Introduction

On 5 September 2014, the Monetary Authority of Singapore (“MAS”) issued two consultation papers relating to the outsourcing arrangement of Financial Institutions (“FIs”). The two consultation papers related to a new Notice on Outsourcing (the “MAS Notice”) and a new Guidelines on Outsourcing (the “MAS Guidelines”), together imposing a set of legally binding minimum standards on FIs on their material outsourcing arrangements.

On 26 June 2015, the Association of Banks in Singapore (“ABS”) in turn released their own Guidelines on Control Objectives & Procedures for Outsourced Service Providers (the “ABS Guidelines”), seemingly in response to the MAS Notice and Guidelines. These guidelines form the minimum and baseline controls that OSPs which wish to service financial institutions should have in place. The ABS announced in their press release that they will be working with the relevant Outsourced Service Providers (“OSPs”) to ensure that they adopt the ABS Guidelines within the 12 months following the release on 26 June 2015. ABS, together with ABS members, will likely be couching the ABS Guidelines as minimum industry standards in relation to OSPs.

In this Client Update, we wish to explore how the ABS Guidelines change the existing audit practices that currently exist between FIs and OSPs, and to what extent FIs can rely on requirements set out in the ABS Guidelines to address their statutory obligations to the MAS under the MAS Notice and Guidelines.

What do FIs and OSPs have to do now?

The ABS Guidelines have significant implications for both FIs and the OSPs. We set out some issues and action items that FIs and OSPs will have to consider respectively below.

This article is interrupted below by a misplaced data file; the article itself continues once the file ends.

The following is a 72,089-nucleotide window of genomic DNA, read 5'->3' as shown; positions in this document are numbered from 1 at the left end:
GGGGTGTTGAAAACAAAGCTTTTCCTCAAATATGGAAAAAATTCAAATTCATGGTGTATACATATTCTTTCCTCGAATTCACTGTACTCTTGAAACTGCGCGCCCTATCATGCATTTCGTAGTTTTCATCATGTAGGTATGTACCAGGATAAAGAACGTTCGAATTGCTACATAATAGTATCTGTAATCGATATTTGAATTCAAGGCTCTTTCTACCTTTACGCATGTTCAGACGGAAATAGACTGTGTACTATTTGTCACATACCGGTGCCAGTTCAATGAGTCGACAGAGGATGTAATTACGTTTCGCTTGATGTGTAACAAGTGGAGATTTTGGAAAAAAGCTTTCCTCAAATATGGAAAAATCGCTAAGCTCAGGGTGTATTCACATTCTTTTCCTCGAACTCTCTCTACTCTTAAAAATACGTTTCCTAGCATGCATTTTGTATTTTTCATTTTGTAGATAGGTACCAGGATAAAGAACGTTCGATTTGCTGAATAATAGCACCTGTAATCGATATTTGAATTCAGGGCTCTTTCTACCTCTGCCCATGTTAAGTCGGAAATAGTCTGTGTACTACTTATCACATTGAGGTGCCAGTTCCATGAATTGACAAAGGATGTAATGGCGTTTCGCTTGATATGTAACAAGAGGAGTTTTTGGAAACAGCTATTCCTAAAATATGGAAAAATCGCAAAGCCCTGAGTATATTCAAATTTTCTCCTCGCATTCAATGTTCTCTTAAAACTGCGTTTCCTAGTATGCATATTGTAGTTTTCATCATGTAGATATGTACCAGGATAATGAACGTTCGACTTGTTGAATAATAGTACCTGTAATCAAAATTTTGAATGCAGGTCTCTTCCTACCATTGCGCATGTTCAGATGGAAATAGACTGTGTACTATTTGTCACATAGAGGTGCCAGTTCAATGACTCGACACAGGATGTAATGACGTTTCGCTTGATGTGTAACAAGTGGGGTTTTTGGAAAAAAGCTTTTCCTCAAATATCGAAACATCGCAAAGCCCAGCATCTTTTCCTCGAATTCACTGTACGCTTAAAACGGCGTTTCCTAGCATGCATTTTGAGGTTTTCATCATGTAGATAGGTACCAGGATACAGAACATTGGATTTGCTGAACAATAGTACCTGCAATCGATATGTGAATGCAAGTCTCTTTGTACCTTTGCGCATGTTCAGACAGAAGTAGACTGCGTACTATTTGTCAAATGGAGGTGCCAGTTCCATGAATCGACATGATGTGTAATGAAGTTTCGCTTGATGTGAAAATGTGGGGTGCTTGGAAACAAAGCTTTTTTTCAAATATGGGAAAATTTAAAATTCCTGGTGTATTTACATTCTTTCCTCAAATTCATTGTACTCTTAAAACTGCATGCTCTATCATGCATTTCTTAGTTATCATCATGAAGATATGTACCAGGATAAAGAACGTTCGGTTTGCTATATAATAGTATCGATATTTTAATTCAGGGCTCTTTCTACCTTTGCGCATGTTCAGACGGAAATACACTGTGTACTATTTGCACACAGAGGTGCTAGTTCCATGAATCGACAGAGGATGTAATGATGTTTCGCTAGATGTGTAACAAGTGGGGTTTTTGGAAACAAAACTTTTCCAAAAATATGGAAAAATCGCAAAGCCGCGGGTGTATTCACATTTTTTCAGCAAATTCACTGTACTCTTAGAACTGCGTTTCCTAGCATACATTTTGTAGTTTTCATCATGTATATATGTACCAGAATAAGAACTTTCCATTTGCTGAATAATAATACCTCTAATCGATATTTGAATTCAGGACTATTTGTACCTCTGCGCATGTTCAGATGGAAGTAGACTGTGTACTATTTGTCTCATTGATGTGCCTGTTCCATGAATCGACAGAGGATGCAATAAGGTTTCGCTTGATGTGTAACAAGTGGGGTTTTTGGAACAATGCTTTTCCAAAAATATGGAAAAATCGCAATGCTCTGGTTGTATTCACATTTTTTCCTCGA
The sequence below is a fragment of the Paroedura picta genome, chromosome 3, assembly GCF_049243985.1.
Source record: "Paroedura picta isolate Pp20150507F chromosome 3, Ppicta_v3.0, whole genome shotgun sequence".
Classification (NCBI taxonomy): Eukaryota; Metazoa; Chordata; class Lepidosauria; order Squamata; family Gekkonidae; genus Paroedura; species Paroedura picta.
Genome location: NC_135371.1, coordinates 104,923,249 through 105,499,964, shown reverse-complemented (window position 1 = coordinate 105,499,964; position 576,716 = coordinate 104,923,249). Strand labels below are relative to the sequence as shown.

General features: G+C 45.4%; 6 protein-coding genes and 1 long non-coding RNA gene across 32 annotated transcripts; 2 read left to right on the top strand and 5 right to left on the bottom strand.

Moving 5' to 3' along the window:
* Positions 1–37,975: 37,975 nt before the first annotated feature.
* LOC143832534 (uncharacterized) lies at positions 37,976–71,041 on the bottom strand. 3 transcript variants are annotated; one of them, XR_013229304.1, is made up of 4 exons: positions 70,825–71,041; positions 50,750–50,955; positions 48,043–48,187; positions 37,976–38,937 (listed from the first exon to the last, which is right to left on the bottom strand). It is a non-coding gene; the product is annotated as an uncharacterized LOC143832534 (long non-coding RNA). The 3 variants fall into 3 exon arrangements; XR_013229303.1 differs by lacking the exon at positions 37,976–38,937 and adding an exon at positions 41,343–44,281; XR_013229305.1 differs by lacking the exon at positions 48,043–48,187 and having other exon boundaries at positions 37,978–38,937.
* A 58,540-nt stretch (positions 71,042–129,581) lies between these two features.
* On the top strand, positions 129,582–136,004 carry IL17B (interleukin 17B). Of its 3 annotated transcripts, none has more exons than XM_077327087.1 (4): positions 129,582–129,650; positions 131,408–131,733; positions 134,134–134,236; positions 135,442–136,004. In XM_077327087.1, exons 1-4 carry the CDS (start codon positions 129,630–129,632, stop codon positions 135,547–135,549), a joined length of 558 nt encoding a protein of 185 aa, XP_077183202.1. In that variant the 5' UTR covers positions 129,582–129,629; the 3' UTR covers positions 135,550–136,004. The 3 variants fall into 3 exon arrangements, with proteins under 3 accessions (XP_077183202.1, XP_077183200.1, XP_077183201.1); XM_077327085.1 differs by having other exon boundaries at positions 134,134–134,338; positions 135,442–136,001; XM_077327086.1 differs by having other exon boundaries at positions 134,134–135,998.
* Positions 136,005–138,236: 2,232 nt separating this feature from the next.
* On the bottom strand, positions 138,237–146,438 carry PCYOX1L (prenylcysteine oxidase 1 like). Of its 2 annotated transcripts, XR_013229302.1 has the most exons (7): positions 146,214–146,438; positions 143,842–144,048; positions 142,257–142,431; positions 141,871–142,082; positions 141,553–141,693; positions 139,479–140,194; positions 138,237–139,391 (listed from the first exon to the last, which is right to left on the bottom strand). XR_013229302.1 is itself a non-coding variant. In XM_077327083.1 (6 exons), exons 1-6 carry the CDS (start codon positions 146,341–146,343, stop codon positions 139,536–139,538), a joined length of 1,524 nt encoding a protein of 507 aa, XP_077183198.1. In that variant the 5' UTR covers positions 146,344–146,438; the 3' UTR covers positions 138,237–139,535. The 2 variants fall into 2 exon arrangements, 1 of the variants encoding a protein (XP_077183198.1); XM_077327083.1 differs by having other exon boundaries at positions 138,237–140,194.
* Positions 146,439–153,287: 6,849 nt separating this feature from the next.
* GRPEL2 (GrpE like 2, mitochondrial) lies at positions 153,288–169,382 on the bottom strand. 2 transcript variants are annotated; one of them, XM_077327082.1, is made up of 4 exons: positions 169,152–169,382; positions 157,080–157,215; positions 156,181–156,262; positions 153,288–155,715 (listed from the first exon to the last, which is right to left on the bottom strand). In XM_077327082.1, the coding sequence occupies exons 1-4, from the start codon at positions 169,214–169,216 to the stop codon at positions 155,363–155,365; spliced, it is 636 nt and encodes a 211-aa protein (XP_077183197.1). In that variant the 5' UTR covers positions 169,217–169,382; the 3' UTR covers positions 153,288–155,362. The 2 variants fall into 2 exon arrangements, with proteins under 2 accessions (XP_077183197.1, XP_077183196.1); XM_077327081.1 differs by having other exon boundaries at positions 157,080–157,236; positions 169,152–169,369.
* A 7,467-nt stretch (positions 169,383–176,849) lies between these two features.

FIS

While the ABS  Guidelines seem  to  impose requirements on OSPs only, FIs should review  how  the requirements under the ABS Guidelines affect their existing audit regime, in particular the audit arrangements in place to comply with the MAS Notice and Guidelines. For FIs which have been or intending to rely on internal audits by the FI’s own personnel, this means that they are not able to do so and will have to ensure that there is an external independent auditor which will conduct audits on the OSPs. In addition, even with independent audits in place in line with the ABS Guidelines, imposing audit requirements on OSPs alone will not necessarily absolve FIs from their statutory obligations and duties vis-a-vis the MAS. We will elaborate on this further below.

OSPs

While ABS is a self-regulating entity, and hence does not have powers to impose statutory requirements unlike the MAS, it is safe to assume that ABS’ members will be following the ABS Guidelines. The ABS Guidelines stipulate that OSPs are required to perform audits for material outsourcing services provided to the FIs. While the ABS Guidelines do specifically reserve for the FIs and MAS the right to audit the OSPs, it is in essence, transferring the audit requirements set out by the MAS in the MAS Notice and Guidelines against the FI to the OSPs.

Briefly, OSPs are required to:

  • Engage an external auditor for the audit, where the external auditor must have audited at least 2 commercial banks in Singapore within the last 5 years and have demonstrated a sound understanding of outsourcing risks pertinent to the banking industry; and
  • Conduct the audit once every 12 months.